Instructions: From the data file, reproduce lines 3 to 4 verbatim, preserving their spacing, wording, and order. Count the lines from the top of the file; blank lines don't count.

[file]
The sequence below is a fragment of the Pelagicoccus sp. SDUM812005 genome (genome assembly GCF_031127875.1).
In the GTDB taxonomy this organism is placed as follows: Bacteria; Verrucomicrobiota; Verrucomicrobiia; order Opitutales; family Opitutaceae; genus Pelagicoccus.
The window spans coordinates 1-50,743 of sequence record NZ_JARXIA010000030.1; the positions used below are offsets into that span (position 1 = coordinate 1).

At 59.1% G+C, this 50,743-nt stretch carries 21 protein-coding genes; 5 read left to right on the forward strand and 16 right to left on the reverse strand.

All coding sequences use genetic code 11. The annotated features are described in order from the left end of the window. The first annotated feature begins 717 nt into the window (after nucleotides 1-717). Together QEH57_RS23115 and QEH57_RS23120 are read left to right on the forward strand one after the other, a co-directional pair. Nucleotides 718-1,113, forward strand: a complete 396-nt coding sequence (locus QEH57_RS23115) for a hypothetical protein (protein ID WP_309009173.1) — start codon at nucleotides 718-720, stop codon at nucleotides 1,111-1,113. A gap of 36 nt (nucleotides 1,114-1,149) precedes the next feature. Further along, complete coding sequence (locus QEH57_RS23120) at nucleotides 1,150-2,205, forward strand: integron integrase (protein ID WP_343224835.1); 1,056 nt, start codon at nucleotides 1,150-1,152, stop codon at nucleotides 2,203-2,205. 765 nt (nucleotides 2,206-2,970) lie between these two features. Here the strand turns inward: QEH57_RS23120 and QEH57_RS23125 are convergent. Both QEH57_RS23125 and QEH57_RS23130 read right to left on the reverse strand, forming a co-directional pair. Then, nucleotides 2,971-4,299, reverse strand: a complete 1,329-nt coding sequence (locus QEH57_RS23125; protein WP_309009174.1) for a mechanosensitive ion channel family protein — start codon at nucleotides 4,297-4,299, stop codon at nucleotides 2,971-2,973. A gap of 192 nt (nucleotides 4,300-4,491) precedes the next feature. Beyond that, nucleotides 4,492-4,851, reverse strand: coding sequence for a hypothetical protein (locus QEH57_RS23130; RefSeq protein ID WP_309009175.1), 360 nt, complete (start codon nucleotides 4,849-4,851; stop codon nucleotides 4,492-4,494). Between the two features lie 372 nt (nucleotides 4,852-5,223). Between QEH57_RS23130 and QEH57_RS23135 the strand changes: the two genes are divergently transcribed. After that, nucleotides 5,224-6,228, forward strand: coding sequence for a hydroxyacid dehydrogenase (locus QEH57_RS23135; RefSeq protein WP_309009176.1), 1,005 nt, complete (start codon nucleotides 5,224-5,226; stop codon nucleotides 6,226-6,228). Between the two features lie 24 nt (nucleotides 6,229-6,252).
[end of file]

The window spans coordinates 1-50,743 of sequence record NZ_JARXIA010000030.1; the positions used below are offsets into that span (position 1 = coordinate 1).

At 59.1% G+C, this 50,743-nt stretch carries 21 protein-coding genes; 5 read left to right on the forward strand and 16 right to left on the reverse strand.